Since I’ve been practicing psychotherapy, no other societal event has been so present in my clients’ sessions as the Sandy Hook Elementary school shooting in Newtown, Connecticut on December 14, 2012. For the weeks following, nearly every client came in wanting to talk about it to some extent. I was struck by the depth and breadth of this tragedy’s reach for people. Some expressing grief, others fear, and many exploring existential/spiritual questions. Many diving into the details of the news reports to try to make sense of it—even while admitting that nothing they could learn would really suffice. And others purposefully avoiding the media because it was just too painful.
Something in our collective consciousness seemed to have been breached. A line crossed. A “bottom” to use the language of recovery. What happened in Newtown seemed to be for so many an assault on Innocence itself. On a precious part of our humanity and consciousness that we all, regardless of background and creed, seem to have a tacit agreement about: that childhood innocence has inherent value and deserves protection and preserving.
As I continue to process the impact of this in my life and work, I return again and again to the Jungian concept of The Shadow—of looking to our outside world as a reflection of our inner world. While participating in dialogs and taking action to reduce these tragedies is critically needed to produce change in the outer world of our society, it is often difficult to believe that we, individually, can do anything. If we stay with Jung’s idea, though, and participate in dialog and action to reduce the tragedy of assaulting our own Innocent One within, we would not only feel more hopeful of having impact, we but could begin to see that change reflected in the world.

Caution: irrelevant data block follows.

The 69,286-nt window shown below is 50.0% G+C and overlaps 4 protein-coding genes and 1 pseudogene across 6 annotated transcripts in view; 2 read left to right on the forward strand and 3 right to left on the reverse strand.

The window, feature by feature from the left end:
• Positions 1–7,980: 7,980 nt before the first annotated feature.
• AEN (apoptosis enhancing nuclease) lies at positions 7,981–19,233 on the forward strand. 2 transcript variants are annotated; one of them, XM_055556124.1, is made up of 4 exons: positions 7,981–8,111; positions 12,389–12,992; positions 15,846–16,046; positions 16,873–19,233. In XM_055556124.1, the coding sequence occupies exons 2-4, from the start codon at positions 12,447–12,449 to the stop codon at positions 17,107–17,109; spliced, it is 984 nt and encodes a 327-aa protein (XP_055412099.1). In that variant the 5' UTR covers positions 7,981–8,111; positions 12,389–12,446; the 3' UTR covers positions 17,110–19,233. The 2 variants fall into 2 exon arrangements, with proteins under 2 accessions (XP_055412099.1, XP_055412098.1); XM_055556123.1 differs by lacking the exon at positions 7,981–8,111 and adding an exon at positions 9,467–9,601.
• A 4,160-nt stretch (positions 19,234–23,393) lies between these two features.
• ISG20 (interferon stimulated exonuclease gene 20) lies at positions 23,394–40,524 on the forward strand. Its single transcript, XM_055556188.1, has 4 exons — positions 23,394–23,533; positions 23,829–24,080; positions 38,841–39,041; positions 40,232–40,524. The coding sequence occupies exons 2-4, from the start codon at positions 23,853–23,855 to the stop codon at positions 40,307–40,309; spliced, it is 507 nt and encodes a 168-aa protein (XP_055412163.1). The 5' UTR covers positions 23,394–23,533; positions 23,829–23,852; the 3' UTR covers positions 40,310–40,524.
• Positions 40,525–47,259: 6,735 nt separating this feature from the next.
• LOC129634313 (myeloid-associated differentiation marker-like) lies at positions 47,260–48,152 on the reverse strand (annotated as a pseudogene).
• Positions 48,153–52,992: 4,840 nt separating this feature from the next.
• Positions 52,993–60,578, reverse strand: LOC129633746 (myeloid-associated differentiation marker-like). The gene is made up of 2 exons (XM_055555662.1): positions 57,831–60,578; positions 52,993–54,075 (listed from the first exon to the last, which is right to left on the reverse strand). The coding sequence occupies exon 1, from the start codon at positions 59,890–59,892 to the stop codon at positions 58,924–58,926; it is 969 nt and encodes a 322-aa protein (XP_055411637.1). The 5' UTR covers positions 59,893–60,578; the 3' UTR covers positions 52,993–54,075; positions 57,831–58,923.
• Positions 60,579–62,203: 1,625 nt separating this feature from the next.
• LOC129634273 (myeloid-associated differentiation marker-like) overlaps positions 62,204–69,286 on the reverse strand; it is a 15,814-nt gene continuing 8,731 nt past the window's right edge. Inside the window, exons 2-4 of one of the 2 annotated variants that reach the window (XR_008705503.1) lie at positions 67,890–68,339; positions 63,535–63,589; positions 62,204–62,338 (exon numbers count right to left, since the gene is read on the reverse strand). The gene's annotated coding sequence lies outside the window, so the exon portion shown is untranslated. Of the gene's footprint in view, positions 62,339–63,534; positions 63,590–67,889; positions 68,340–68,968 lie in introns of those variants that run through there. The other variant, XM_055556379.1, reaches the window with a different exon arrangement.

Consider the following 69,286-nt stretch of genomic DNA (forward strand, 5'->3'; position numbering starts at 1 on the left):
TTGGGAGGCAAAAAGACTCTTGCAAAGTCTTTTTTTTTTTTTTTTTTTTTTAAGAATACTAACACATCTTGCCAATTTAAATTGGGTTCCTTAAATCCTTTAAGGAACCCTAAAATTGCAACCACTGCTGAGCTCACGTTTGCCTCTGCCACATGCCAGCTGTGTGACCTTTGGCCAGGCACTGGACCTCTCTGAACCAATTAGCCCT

We can never obtain peace in the outer world until we make peace with ourselves.
Developing a Personal Practice
Consider that the innocent child who you once were lives within your mind and heart as a part of you. This Innocent: this precious one who has inherent value and deserves protection and preserving. This part of you who is full of wonder, creativity, joy, freedom, trust, and [insert one of your favorite childlike attributes here]. This part of you who also has mischievous curiosity, self-centered focus, a naïve sense of power, and [insert one of your least favorite childlike attributes here]. You don’t have to picture yourself as a child if you don’t want to (although it can be very powerful to do so), just pick the characteristics and focus there.
When you do, see how it feels to acknowledge this part of you. A part of you that over time, external instruction, and often shame-based experience has been silenced, dismissed, or cut short from participating fully in your life. How often do you criticize and shame yourself for being joyful, trusting, much less to focus on yourself and daring to wonder about how powerful you really are? Imagine if you let that part of you have a say, have a life inside you? No, not as the ultimate “decision maker,” but as a valid voice to be heard and taken into consideration instead of silenced.
Part of what pains us about the Sandy Hook tragedy is that young children’s lives were cut short. Allow yourself to feel the sorrow and compassion for them and their loved ones and send them the energy of love and healing. Then, imagine that energy of sorrow, compassion, love, and healing, making a circle back to you.
While feeling that, commit to valuing, protecting, and preserving the Innocent part of you each day. And when you fail, instead of shaming yourself with cutting criticism, try the following: 1) admit that you failed, 2) feel the regret, 3) forgive yourself—remembering it’s a shame-based defense that has become habit—and then 4) choose to re-commit. Allow the Innocent One Within to participate more with your daily life and you just might find that your life becomes more full of wonder, creativity, joy, freedom, trust, self-care, and empowerment.
And the world outside just might follow suit.
What we achieve inwardly will change outer reality.